1. Knowing the T. H., T. A. 8., wind direction and velocity, to find T. C. and G. S.
2. Knowing T. A. S., T. 0., wind direction and Velocity, to find T. H. and G. S.
3. Knowing T. C., G. 3., wind direction and velocity, to find T. H. and T. A. S.
4. Knowing T. A. S., T. H., T. C., and G. 8., to find wind direction and velocity, and
5. All other dead reckoning problems, such as, interception and radius of action.
The solution of all these problems conventionally involves the reduction of speeds and distances to the basis of one hour.
As a means of explaining the devices operation, let it be assumed that problem 2 is to be solved (refer to Fig. 2). Any convenient linear numeric value can be given to the grid boxe just so long as the value is held constant in each problem. To find T. H. and G. S., first turn circular grid ll about pivot called the grommet ill, so that the radius terminating in the airplane l9 intersects the compass rose Ill at the direction of T. C. Now lay oil" the wind into the grommet H], by rotating the wind vector attachment 8 so that its tail 2!! lies between the grommet and that part of the compass rose from which the wind is blowing, and sliding the wind vector attachment on the grommet so that the distance from the hole 22 in the tail to the grommet represents the winds velocity in units represented by the concentric circles on the grid disc underneath. Next find the intersection of a concentric circle on the grid disc whose radius represents the T. A. S. with a line from the hole 22 parallel to and in the direction of the T. C., and mark this point. The .G. S. is represented by the distance from this mark to the hole 22, and the T. H. by the direction of this mark from the grommet, which may be read on the compass rose by rotating grid disc ll so that an index radius passes beneath the mark.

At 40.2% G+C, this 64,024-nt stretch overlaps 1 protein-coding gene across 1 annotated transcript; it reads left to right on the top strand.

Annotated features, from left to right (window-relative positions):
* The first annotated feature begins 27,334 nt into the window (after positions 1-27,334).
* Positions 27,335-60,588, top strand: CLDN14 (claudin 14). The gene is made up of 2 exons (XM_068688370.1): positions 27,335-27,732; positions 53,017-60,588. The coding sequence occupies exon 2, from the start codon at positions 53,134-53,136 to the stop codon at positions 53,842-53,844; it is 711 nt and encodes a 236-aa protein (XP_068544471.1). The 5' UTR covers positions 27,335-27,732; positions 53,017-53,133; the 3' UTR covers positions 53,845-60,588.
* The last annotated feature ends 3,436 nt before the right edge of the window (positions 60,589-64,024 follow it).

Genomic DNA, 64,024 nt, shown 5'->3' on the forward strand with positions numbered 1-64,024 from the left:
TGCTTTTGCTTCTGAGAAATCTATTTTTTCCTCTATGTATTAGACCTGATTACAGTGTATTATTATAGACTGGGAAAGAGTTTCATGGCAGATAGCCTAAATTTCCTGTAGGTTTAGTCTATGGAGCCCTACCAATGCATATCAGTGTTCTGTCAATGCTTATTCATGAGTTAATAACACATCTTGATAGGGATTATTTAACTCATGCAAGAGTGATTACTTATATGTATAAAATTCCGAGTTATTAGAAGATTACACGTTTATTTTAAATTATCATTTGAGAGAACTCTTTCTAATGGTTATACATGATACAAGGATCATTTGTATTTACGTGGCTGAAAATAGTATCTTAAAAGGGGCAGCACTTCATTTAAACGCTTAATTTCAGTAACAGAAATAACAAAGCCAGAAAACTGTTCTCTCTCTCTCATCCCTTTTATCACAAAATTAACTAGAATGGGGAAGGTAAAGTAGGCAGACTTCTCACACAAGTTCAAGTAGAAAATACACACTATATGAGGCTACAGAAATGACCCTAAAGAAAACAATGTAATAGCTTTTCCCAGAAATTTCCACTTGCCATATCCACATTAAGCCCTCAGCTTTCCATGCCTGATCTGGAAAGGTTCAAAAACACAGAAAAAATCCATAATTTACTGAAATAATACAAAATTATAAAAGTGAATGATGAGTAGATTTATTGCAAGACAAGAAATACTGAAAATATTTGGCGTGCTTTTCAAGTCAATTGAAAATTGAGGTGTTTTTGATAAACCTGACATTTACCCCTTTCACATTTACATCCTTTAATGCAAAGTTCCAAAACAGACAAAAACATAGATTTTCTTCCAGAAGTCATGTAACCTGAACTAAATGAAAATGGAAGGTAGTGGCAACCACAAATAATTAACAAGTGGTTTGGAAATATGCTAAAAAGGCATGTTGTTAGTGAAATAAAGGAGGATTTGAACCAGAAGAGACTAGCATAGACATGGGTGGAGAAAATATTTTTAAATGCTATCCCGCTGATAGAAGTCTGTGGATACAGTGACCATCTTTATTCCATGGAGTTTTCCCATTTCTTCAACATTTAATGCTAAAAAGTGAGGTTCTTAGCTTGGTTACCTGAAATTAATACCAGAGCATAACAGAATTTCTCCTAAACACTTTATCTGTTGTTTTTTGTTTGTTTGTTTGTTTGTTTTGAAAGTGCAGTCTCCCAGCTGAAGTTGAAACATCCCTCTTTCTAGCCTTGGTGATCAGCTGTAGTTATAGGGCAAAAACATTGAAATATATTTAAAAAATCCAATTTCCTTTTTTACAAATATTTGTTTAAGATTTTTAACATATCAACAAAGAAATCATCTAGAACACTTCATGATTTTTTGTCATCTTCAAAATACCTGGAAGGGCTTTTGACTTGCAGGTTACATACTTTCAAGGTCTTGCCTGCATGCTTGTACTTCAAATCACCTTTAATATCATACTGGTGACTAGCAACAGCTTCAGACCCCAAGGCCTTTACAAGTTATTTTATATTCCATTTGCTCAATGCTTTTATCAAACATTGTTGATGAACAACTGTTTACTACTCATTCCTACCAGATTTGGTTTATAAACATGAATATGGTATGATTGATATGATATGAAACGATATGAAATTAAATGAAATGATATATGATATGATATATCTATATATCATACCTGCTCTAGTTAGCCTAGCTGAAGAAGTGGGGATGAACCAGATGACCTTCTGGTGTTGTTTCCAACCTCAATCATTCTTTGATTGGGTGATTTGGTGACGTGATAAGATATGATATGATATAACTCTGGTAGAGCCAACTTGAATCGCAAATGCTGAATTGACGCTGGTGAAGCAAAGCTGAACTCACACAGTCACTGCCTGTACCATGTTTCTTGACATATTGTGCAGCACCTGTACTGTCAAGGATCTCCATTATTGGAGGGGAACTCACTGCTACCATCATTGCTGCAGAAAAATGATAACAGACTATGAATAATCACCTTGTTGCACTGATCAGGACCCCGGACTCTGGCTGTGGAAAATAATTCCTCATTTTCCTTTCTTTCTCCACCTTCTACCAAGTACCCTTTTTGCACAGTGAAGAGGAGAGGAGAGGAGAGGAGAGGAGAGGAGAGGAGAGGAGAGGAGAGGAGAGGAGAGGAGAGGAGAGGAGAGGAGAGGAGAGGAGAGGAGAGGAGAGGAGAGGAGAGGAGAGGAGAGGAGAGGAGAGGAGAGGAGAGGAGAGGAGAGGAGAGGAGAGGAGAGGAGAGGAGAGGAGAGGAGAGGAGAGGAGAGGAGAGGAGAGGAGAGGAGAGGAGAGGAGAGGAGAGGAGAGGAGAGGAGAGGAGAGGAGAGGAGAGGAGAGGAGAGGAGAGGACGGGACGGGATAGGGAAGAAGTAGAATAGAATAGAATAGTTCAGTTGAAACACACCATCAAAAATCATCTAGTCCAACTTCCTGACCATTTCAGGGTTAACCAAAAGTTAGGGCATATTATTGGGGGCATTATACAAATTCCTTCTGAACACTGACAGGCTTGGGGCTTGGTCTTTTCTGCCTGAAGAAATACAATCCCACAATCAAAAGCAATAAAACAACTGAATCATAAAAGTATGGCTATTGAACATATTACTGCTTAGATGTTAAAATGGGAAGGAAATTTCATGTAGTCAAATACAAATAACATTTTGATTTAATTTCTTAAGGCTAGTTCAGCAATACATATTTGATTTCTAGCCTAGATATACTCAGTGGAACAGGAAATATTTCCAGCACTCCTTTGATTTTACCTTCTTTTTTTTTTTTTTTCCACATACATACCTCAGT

Problem 4 is done by setting T. H. on compass rose It and measuring T. A. S. out from the grommet Iii along true index or index radius l9. This point is then marked. Then rotate index 19 so that it cuts the true course on the compass rose it. On a line from the marked point parallel to the index radius Is the hole 22 of the wind vector attachment 8 is placed, at a distance from the marked point equal to the ground speed. The wind vector attachment now points in the winds direction, and the distance from its hole 22 to the grommet H) represents the winds velocity.
The greater thickness of each th grid line fa cilitates the measurement of whatever linear unit the distance between grid lines is selected to represent in the solution of wind vector triangle problems.
The use of the wind vector attachment makes it unnecessary to plot wind vectors by rotating the grid disc and marking the beginning of the vector with a pencil dot, but a pencil point may be placed in the hole 22 of wind vector attachment if desired, or such a mark may be made without use of the wind vector attachment. The attachments use, however, makes the plotting, visualization, and interpretation of wind vectors much easier, and furnishes a continual graphic reminder of the wind relative to the ground, to the aircrafts heading, and to north.